# OEM testing

ExoPlayer is used by a large number of Android applications. As an OEM, it’s important to ensure that ExoPlayer works correctly both on new devices, and on new platform builds for existing devices. This page describes compatibility tests that we recommend running before shipping a device or platform OTA, and some of the common failure modes encountered when running them.

## Running the tests

To run ExoPlayer’s playback tests, first check out the latest release of ExoPlayer from GitHub. You can then run the tests from the command line or Android Studio.

### Command line

From the root directory, build and install the playback tests:

./gradlew :playbacktests:installDebug


Next, run the playback tests in the GTS package:

adb shell am instrument -w -r -e debug false \
-e package com.google.android.exoplayer2.playbacktests.gts \


Test results appear in STDOUT.

### Android Studio

Open the ExoPlayer project, navigate to the playbacktests module, right click on the gts folder and run the tests. Test results appear in Android Studio’s Run window.

## Common failure modes

Some of the common failure modes encountered when running ExoPlayer’s playback tests are described below, together with the likely root cause in each case. We will add to this list as further failure modes are discovered.

### Unexpected video buffer presentation timestamp

Logcat will contain an error similar to:

Caused by: java.lang.IllegalStateException: Expected to dequeue video buffer
with presentation timestamp: 134766000. Instead got: 134733000 (Processed
buffers since last flush: 2242).


This failure is most often caused by the video decoder under test incorrectly discarding, inserting or re-ordering buffers. In the example above, the test expected to dequeue a buffer with presentation timestamp 134766000 from MediaCodec.dequeueOutputBuffer, but found that it dequeued a buffer with presentation timestamp 134733000 instead. We recommend that you check the decoder implementation when encountering this failure, in particular that it correctly handles adaptive resolution switches without discarding any buffers.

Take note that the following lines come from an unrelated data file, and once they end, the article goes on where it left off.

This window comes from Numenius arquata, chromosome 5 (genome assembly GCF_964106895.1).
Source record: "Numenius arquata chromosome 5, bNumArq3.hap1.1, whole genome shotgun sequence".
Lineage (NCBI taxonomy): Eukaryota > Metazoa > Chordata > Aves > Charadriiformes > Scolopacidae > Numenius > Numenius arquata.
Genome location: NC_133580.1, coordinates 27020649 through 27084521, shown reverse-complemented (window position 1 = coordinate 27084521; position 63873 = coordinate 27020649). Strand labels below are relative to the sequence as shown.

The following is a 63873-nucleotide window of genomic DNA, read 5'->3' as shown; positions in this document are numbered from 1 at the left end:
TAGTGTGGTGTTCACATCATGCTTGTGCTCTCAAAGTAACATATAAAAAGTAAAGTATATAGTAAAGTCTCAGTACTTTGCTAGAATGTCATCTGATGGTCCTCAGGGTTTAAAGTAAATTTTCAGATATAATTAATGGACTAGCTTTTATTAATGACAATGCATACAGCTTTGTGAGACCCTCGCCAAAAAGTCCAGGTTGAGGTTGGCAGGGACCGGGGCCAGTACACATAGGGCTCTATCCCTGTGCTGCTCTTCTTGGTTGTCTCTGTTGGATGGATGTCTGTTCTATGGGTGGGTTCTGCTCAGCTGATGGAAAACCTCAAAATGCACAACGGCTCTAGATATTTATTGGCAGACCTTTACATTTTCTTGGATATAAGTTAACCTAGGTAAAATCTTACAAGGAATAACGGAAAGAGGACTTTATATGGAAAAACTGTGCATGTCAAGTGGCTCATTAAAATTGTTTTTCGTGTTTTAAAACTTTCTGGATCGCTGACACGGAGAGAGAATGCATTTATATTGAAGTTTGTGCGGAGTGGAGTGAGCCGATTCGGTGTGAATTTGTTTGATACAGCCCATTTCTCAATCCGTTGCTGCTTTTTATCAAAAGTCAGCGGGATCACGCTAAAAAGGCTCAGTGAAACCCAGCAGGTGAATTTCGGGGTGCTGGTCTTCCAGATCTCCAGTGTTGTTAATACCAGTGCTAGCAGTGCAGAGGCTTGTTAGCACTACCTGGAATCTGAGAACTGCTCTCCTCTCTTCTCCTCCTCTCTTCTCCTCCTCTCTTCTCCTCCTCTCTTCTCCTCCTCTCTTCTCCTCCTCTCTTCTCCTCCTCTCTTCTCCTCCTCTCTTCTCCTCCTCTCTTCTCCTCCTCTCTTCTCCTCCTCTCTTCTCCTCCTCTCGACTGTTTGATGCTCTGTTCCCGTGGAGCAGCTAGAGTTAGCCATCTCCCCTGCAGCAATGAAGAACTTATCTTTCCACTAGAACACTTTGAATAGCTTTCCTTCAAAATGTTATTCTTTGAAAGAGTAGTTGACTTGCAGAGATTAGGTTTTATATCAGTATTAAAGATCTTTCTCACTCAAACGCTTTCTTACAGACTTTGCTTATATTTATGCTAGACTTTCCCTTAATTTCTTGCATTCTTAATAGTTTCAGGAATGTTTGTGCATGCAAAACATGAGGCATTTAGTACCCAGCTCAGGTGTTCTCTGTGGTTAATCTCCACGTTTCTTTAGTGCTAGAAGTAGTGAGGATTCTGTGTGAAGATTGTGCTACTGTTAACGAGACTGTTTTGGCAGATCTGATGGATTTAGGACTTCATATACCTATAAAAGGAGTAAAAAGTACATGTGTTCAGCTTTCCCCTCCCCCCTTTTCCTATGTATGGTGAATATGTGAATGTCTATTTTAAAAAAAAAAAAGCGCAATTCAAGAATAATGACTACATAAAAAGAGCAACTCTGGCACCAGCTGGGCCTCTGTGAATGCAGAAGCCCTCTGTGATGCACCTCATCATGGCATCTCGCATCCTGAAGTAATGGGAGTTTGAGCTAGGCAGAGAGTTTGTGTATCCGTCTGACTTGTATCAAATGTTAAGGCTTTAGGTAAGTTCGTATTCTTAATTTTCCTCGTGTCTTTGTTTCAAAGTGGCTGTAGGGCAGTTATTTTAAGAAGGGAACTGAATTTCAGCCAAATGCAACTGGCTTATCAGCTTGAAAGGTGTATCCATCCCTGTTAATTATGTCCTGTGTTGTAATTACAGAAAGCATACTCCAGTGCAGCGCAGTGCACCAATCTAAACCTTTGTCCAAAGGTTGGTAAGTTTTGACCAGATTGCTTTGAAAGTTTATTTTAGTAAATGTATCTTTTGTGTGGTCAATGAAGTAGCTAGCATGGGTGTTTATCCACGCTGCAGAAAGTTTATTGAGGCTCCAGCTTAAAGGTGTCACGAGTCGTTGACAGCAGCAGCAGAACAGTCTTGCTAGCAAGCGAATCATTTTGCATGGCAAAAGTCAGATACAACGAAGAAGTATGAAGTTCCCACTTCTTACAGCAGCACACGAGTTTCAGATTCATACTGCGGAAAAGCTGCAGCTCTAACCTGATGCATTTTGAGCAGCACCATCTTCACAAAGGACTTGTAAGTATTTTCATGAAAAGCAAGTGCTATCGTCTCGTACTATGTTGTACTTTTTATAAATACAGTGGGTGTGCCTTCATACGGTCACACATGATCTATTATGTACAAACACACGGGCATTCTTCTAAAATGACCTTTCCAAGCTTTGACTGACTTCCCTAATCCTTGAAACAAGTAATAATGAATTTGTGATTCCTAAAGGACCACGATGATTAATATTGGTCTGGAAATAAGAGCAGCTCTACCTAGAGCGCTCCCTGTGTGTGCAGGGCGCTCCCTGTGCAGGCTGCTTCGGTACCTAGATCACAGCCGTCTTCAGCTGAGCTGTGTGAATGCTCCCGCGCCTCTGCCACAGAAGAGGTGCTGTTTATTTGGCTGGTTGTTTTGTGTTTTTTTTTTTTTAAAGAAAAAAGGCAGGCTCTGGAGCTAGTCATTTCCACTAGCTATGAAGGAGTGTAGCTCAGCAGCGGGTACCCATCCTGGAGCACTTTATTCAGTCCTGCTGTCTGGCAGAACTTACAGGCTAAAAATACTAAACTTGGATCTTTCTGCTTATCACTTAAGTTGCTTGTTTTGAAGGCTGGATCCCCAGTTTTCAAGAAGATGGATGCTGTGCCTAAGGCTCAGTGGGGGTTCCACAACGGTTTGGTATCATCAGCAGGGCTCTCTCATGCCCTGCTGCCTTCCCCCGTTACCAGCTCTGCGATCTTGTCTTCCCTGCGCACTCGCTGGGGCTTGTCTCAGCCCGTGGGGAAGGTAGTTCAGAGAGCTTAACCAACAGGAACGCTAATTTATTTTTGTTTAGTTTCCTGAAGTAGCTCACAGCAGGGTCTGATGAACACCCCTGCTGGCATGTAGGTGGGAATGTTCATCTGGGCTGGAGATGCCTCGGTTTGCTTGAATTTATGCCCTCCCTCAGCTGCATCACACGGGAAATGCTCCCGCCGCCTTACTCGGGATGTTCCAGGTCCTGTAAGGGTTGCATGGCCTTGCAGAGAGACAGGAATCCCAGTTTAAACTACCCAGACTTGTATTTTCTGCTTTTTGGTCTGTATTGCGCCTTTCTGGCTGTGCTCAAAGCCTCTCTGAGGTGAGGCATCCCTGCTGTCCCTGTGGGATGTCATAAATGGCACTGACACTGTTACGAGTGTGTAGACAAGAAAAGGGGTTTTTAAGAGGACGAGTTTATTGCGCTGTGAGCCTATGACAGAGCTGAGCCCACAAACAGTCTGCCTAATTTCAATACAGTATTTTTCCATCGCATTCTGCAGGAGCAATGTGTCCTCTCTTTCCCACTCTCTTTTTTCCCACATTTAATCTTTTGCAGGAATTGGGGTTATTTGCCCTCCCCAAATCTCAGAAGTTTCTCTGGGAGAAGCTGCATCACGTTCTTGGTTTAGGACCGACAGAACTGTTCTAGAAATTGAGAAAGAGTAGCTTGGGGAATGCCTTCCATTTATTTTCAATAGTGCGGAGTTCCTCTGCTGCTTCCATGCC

### Too many dropped buffers

Logcat will contain an error similar to:

junit.framework.AssertionFailedError: Codec(DashTest:Video) was late decoding:
200 buffers. Limit: 25.


This failure is a performance problem, where the video decoder under test was late decoding a large number of buffers. In the example above, ExoPlayer dropped 200 buffers because they were late by the time they were dequeued, for a test that imposes a limit of 25. The most obvious cause is that the video decoder is too slow decoding buffers. If the failures only occur for the subset of tests that play Widevine protected content, it’s likely that the platform operations for buffer decryption are too slow. We recommend checking the performance of these components, and looking at whether any optimizations can be made to speed them up.

### Native window could not be authenticated

Logcat will contain an error similar to:

SurfaceUtils: native window could not be authenticated
ExoPlayerImplInternal: Internal runtime error.
ExoPlayerImplInternal: android.media.MediaCodec\$CodecException: Error 0xffffffff


This failure is indicative of the platform failing to correctly set the secure bit flag.

### Test timed out

Logcat will contain an error similar to:

AssertionFailedError: Test timed out after 300000 ms.


This failure is most often caused by poor network connectivity during the test run. If the device appears to have good network connectivity then it’s possible that the test is getting stuck calling into a platform component (e.g. MediaCodec, MediaDrm, AudioTrack etc). Inspect the call stacks of the threads in the test process to establish whether this is the case.